Fighting energy poverty in Europe: the next steps

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Political deals have now been reached for 4 EU energy files. For a year now, the Right to Energy coalition, bringing together unions, social, environmental, and health organisations, has been working to link social and climate justice, to include energy poverty meaningfully in this legislative package.

Energy poverty is still rising in Europe, after a sharp increase after the 2008 financial crisis 10 years ago, due to a combination of high energy prices (up 70% since 2004), inefficient homes, and stagnating incomes. Faced with this social emergency, all across Europe, people are organising to demand political action and provide immediate solutions on the ground, for example by initiating solidarity programmes.

The EU has a role to play. A month ago, 68 national, European and international organisations called on governments to recognize the role of European energy policy in tackling energy poverty and to include measures to alleviate it in new energy laws.

Up for debate were:

  • in the Energy Performance of Buildings directive: the inclusion of energy poverty in national renovation strategies;
  • in the Energy Efficiency directive: an ambitious efficiency target, to boost renovation programmes across the continent and provide everyone with a decent home, and measures targeting energy poor households in renovation efforts;
  • in the Renewables directive: a strong target, and the recognition of the role of community energy projects in alleviating energy poverty;
  • in Governance, a European definition of energy poverty, and national plans and reporting requirements.

Due to resistance of national governments, most of these demands fell on deaf ears. Warm words prevailed instead of action, as governments resisted the more ambitious proposals of the EU Parliament. In the end, we achieved:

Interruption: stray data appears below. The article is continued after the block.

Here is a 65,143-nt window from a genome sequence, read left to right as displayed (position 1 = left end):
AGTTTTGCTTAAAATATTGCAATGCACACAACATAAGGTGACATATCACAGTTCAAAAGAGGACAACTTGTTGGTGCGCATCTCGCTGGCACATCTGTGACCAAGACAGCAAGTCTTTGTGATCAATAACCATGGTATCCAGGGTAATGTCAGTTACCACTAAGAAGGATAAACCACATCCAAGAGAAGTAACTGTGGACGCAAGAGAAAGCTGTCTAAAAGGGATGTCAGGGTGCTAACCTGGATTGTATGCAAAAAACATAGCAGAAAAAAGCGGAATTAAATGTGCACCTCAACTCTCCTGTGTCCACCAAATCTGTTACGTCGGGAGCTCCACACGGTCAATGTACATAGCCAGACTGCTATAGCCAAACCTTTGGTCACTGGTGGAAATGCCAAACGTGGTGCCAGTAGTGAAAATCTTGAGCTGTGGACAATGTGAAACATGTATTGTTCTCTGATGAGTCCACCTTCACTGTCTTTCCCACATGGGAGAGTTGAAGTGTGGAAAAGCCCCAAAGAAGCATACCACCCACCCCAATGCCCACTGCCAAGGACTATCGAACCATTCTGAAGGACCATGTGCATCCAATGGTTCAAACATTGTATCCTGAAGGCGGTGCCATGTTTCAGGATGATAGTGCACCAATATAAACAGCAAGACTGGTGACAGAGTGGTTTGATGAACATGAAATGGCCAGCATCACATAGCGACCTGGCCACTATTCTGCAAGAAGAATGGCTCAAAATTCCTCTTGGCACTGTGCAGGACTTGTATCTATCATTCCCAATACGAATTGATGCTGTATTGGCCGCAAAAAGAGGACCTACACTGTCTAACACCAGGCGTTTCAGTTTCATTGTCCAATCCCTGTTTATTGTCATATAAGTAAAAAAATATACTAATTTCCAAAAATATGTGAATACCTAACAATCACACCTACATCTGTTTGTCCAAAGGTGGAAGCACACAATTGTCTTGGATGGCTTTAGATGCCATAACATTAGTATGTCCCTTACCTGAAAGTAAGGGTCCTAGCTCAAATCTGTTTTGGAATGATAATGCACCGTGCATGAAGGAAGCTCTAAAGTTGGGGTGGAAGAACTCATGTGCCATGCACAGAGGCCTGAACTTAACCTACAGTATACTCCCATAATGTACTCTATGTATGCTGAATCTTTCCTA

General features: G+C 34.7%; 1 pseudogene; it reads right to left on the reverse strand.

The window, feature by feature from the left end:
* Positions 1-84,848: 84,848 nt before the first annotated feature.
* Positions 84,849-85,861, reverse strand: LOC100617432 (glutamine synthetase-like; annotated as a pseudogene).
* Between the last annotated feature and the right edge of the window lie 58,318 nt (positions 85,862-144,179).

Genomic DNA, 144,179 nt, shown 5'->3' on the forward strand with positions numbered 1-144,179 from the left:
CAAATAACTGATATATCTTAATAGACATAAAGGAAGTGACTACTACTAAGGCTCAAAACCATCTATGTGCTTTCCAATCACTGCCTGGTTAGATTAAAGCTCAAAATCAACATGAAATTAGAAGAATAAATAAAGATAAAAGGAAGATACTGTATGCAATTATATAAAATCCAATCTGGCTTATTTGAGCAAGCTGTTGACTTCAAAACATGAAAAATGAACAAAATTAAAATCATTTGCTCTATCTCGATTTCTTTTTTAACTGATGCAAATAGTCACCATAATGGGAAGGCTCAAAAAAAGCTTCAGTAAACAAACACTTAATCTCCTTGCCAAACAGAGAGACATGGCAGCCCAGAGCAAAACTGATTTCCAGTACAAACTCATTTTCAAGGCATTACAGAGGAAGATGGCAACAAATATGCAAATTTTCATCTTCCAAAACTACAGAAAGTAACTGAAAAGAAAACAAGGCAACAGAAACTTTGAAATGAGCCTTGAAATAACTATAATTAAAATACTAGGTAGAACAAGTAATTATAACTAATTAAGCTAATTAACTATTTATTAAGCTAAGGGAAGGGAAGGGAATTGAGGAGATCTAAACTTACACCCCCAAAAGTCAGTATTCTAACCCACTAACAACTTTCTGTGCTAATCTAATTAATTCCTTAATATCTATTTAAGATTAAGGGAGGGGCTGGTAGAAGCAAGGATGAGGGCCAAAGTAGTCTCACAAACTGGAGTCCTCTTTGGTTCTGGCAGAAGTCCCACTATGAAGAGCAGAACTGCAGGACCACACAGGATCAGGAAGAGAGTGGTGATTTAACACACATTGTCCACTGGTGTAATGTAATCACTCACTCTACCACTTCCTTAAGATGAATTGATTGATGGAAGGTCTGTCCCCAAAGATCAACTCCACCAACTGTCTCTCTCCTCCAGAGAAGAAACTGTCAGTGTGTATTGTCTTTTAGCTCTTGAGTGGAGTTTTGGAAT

• Member states must outline what they are currently doing on energy poverty;
  • a share of annual savings measures targeting vulnerable households is now mandatory, though undefined;
  • a recognition of community energy’s role was achieved, including new rights for people to produce and sell their energy;
  • Member states can define national objectives to reduce energy poverty.

The next steps will be implementation of these rules at national level, where we be working with national allies to scale up action to the level needed to take on the challenge. Action on energy poverty is urgent, as is climate change. Words alone will not suffice: they achieve nothing for the millions of energy poor in Europe.

During the Energy Council of June 11, three countries expressed their wish to include energy poverty in the package at the eleventh hour — joining previous calls of Portugal. Luxembourg regretted a “missed opportunity” — but it is not too late yet. EU governments can still take a powerful step to guarantee access to energy for all: ban disconnections. Negotiations open today, and are expected to be challenging.

Energy is a human right, and has been recognized as such in the European pillar of social rights. It’s time for governments to enforce it. We will continue fighting to make it happen in the electricity market legislation.

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